Bf4 in the Queen’s Gambit and the Exchange Slav
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|Dreev analyses many different ways for White to fight for the opening advantage in two modern schemes, in the Slav Defence and in the Queen's Gambit Declined.His choice in the Slav Defence is the exchange variation, which is becoming more and more popular among the average level chess players, as well as at top level. It looked like Black could equalise, but lately White often managed to create problems for Black. By playing 3.cxd5, after the moves 1 d4 d5 2.c4 c6, White tries to obtain an advantage, but also avoids the main lines of the Slav Defence, which may arise following 3.Nc3 Nf6 4.Nf3 dxc4. He also avoids some other very solid systems for Black like the Meran Variation or the Moscow Variation. The fight in the exchange variation is mostly in a positional key, without much risk, with the idea to obtain a minimal edge.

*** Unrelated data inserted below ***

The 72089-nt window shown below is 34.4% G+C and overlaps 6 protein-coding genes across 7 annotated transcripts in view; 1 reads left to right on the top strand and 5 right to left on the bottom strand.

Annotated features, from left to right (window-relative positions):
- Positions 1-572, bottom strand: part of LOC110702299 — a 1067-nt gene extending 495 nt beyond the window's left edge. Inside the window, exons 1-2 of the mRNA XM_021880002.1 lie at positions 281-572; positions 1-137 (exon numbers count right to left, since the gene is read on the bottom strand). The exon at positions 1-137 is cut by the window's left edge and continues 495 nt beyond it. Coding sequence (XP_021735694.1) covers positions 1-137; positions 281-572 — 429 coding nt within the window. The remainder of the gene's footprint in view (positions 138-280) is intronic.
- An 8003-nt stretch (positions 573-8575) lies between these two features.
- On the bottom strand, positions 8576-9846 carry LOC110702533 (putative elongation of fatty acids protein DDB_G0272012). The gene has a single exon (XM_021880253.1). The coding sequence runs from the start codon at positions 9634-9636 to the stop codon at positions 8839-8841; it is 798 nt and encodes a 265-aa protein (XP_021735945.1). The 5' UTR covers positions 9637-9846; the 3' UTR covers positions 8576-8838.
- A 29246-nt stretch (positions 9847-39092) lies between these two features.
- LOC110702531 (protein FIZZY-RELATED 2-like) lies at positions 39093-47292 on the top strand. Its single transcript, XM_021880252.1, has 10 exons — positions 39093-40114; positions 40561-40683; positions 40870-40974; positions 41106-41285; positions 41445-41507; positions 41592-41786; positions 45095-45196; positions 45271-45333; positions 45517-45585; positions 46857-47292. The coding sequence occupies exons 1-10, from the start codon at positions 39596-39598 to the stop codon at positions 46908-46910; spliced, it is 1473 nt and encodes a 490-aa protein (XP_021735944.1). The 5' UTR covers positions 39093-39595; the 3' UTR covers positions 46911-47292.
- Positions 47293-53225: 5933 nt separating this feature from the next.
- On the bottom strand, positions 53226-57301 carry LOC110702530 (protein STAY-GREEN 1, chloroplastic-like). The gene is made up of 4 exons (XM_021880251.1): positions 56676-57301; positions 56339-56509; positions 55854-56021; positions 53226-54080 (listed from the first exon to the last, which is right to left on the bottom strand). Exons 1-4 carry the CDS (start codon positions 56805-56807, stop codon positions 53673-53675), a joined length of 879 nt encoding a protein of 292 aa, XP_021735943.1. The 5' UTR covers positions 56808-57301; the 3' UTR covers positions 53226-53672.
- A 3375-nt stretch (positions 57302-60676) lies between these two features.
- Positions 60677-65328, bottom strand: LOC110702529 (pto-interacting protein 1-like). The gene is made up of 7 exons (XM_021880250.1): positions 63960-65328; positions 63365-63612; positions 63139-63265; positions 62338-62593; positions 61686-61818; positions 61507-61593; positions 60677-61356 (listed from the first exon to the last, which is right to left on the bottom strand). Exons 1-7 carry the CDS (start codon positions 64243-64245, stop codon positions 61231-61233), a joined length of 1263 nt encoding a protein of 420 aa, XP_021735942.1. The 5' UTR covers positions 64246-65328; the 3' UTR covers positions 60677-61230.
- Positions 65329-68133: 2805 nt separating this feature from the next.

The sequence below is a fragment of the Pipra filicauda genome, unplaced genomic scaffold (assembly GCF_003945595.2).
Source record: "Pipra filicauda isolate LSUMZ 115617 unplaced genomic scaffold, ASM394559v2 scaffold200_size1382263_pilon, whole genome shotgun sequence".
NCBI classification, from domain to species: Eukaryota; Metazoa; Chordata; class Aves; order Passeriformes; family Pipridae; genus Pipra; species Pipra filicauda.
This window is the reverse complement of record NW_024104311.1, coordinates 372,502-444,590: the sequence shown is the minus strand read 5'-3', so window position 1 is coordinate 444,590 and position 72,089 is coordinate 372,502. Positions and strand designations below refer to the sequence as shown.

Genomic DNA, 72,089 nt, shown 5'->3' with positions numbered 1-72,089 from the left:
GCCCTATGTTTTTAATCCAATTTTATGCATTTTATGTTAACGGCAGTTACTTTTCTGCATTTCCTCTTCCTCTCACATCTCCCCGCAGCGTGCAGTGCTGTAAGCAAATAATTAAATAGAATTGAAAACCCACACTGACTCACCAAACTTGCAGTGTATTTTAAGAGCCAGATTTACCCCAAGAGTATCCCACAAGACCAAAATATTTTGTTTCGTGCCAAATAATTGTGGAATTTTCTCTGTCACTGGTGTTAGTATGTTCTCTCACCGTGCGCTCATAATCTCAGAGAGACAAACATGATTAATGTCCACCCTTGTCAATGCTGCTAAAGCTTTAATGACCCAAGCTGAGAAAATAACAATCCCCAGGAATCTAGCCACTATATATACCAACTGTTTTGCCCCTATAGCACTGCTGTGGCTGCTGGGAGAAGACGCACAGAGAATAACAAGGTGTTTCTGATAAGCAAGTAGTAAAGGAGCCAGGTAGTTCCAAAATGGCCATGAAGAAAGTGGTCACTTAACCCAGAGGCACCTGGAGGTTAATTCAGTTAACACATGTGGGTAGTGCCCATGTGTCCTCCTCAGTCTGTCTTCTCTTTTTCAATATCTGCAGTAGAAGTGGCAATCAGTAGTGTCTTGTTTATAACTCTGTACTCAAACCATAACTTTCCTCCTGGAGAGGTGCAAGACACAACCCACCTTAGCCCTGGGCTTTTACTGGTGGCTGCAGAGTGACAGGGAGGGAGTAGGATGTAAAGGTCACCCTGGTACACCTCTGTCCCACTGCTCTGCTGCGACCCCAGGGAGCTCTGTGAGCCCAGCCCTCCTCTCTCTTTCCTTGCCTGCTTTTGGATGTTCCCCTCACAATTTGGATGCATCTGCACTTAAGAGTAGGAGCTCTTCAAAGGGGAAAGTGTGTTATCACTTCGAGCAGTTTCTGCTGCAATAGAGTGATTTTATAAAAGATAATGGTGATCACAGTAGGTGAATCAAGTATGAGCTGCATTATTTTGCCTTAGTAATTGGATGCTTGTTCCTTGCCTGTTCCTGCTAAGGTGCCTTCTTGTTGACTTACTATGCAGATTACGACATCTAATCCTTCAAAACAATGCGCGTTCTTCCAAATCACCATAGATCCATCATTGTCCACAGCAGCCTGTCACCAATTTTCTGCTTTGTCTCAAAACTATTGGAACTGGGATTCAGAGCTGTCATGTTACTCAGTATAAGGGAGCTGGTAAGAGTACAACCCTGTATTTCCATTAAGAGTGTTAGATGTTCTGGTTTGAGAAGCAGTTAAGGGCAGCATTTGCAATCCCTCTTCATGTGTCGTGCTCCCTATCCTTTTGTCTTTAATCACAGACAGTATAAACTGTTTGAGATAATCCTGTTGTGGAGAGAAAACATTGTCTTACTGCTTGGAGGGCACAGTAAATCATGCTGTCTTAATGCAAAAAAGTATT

The other part of the book covers a variation of the Queen's Gambit with the move 5.Bf4. This modern line is a serious rival to the classical Queen's Gambit with the move 5.Bg5, in which White must consider at least the Makogonov – Bondarevsky system, which is quite reliable for Black. Dreev also deals in details with the very fashionable variation 3.Nc3 Be7 4.cxd5 exd5 5.Bf4, in which, if Black does not try to develop his bishop to the f5-square, White obtains an advantageous version of the Carlsbad variation.